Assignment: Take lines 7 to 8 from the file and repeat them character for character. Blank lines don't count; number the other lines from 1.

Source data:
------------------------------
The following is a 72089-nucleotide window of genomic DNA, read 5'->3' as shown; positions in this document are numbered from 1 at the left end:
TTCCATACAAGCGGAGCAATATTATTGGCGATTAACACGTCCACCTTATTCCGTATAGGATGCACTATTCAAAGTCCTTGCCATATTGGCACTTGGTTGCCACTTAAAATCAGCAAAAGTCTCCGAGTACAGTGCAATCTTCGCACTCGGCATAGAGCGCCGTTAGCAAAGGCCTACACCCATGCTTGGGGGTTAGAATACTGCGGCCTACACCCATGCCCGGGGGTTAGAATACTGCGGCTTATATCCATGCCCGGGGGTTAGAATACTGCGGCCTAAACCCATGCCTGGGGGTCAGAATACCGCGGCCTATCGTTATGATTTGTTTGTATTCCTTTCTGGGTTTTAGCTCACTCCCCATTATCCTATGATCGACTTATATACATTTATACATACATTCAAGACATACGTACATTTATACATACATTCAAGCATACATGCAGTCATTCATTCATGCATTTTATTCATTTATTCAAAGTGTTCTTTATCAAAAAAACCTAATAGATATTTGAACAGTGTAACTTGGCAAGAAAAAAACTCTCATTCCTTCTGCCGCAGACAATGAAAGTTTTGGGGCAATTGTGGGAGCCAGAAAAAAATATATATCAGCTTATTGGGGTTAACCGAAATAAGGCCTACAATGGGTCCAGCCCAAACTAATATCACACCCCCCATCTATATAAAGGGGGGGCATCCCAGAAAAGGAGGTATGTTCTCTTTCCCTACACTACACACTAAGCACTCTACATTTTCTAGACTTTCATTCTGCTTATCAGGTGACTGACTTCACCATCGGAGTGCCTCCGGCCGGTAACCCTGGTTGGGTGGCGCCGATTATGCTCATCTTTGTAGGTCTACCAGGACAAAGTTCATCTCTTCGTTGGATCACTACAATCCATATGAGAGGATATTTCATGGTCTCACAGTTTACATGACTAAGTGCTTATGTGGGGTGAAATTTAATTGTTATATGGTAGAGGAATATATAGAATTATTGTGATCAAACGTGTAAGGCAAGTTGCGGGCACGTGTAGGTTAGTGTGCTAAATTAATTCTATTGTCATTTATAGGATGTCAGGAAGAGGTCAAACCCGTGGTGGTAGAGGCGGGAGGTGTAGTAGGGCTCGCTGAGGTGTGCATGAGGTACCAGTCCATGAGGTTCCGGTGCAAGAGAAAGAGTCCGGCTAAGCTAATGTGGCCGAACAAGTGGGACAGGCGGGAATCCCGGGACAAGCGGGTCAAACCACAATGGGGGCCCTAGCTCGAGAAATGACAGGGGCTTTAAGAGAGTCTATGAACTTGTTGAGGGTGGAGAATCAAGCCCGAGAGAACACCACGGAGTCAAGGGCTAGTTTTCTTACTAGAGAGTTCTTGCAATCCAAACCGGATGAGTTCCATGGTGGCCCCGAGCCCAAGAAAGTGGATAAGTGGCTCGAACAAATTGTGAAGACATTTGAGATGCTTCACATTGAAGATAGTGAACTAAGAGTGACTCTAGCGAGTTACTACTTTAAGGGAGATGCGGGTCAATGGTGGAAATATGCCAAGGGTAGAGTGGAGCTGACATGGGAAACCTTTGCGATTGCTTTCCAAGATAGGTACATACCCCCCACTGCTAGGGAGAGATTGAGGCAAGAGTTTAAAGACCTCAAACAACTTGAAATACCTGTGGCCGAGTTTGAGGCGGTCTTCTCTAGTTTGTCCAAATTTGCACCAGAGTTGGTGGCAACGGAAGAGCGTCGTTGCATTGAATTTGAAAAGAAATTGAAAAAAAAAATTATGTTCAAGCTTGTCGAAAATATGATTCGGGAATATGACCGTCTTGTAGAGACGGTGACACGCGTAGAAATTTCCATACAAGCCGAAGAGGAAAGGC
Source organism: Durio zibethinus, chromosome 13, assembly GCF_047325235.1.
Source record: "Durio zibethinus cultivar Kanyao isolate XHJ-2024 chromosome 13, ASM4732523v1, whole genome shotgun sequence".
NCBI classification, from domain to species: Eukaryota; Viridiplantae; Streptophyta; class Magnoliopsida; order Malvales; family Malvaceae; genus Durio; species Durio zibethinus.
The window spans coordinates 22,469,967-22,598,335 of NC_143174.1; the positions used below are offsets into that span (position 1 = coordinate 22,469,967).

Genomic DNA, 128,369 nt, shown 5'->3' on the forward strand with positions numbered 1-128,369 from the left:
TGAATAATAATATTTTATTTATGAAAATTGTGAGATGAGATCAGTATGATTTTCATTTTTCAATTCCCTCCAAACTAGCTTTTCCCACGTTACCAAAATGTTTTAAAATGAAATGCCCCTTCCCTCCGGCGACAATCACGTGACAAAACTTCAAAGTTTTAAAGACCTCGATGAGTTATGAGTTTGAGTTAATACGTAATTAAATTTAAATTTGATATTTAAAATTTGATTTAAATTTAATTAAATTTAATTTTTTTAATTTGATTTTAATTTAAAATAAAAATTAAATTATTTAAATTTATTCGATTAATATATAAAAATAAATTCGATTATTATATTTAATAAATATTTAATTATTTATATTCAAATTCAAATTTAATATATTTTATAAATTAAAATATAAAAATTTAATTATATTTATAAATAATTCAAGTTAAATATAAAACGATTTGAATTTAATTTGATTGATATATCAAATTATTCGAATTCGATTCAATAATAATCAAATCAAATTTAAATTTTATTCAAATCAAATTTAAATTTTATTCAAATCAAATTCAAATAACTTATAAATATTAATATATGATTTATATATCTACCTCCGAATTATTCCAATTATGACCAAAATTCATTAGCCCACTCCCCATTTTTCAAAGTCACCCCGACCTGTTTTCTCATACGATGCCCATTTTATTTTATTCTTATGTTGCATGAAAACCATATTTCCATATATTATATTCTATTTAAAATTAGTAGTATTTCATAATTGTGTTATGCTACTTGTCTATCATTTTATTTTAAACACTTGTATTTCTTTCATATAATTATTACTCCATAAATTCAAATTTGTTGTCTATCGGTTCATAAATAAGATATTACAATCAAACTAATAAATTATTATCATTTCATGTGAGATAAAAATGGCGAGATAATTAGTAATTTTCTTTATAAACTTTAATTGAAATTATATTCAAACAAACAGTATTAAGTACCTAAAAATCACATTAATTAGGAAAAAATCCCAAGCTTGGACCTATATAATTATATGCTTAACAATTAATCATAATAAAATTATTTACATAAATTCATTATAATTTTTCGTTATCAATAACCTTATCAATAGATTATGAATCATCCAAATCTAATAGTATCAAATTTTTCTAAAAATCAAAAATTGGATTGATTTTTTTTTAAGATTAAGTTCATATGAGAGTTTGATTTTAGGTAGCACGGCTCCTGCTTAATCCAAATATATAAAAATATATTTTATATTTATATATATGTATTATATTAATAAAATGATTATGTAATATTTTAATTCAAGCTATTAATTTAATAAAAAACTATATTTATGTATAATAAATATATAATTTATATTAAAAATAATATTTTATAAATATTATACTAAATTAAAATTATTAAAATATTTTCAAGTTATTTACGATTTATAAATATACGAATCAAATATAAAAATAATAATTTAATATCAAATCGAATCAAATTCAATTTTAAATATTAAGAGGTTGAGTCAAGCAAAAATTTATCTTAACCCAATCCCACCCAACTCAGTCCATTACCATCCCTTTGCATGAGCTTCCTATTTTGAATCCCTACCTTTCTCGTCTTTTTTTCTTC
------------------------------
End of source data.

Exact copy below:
Genomic DNA, 128,369 nt, shown 5'->3' on the forward strand with positions numbered 1-128,369 from the left:
TGAATAATAATATTTTATTTATGAAAATTGTGAGATGAGATCAGTATGATTTTCATTTTTCAATTCCCTCCAAACTAGCTTTTCCCACGTTACCAAAATGTTTTAAAATGAAATGCCCCTTCCCTCCGGCGACAATCACGTGACAAAACTTCAAAGTTTTAAAGACCTCGATGAGTTATGAGTTTGAGTTAATACGTAATTAAATTTAAATTTGATATTTAAAATTTGATTTAAATTTAATTAAATTTAATTTTTTTAATTTGATTTTAATTTAAAATAAAAATTAAATTATTTAAATTTATTCGATTAATATATAAAAATAAATTCGATTATTATATTTAATAAATATTTAATTATTTATATTCAAATTCAAATTTAATATATTTTATAAATTAAAATATAAAAATTTAATTATATTTATAAATAATTCAAGTTAAATATAAAACGATTTGAATTTAATTTGATTGATATATCAAATTATTCGAATTCGATTCAATAATAATCAAATCAAATTTAAATTTTATTCAAATCAAATTTAAATTTTATTCAAATCAAATTCAAATAACTTATAAATATTAATATATGATTTATATATCTACCTCCGAATTATTCCAATTATGACCAAAATTCATTAGCCCACTCCCCATTTTTCAAAGTCACCCCGACCTGTTTTCTCATACGATGCCCATTTTATTTTATTCTTATGTTGCATGAAAACCATATTTCCATATATTATATTCTATTTAAAATTAGTAGTATTTCATAATTGTGTTATGCTACTTGTCTATCATTTTATTTTAAACACTTGTATTTCTTTCATATAATTATTACTCCATAAATTCAAATTTGTTGTCTATCGGTTCATAAATAAGATATTACAATCAAACTAATAAATTATTATCATTTCATGTGAGATAAAAATGGCGAGATAATTAGTAATTTTCTTTATAAACTTTAATTGAAATTATATTCAAACAAACAGTATTAAGTACCTAAAAATCACATTAATTAGGAAAAAATCCCAAGCTTGGACCTATATAATTATATGCTTAACAATTAATCATAATAAAATTATTTACATAAATTCATTATAATTTTTCGTTATCAATAACCTTATCAATAGATTATGAATCATCCAAATCTAATAGTATCAAATTTTTCTAAAAATCAAAAATTGGATTGATTTTTTTTTAAGATTAAGTTCATATGAGAGTTTGATTTTAGGTAGCACGGCTCCTGCTTAATCCAAATATATAAAAATATATTTTATATTTATATATATGTATTATATTAATAAAATGATTATGTAATATTTTAATTCAAGCTATTAATTTAATAAAAAACTATATTTATGTATAATAAATATATAATTTATATTAAAAATAATATTTTATAAATATTATACTAAATTAAAATTATTAAAATATTTTCAAGTTATTTACGATTTATAAATATACGAATCAAATATAAAAATAATAATTTAATATCAAATCGAATCAAATTCAATTTTAAATATTAAGAGGTTGAGTCAAGCAAAAATTTATCTTAACCCAATCCCACCCAACTCAGTCCATTACCATCCCTTTGCATGAGCTTCCTATTTTGAATCCCTACCTTTCTCGTCTTTTTTTCTTC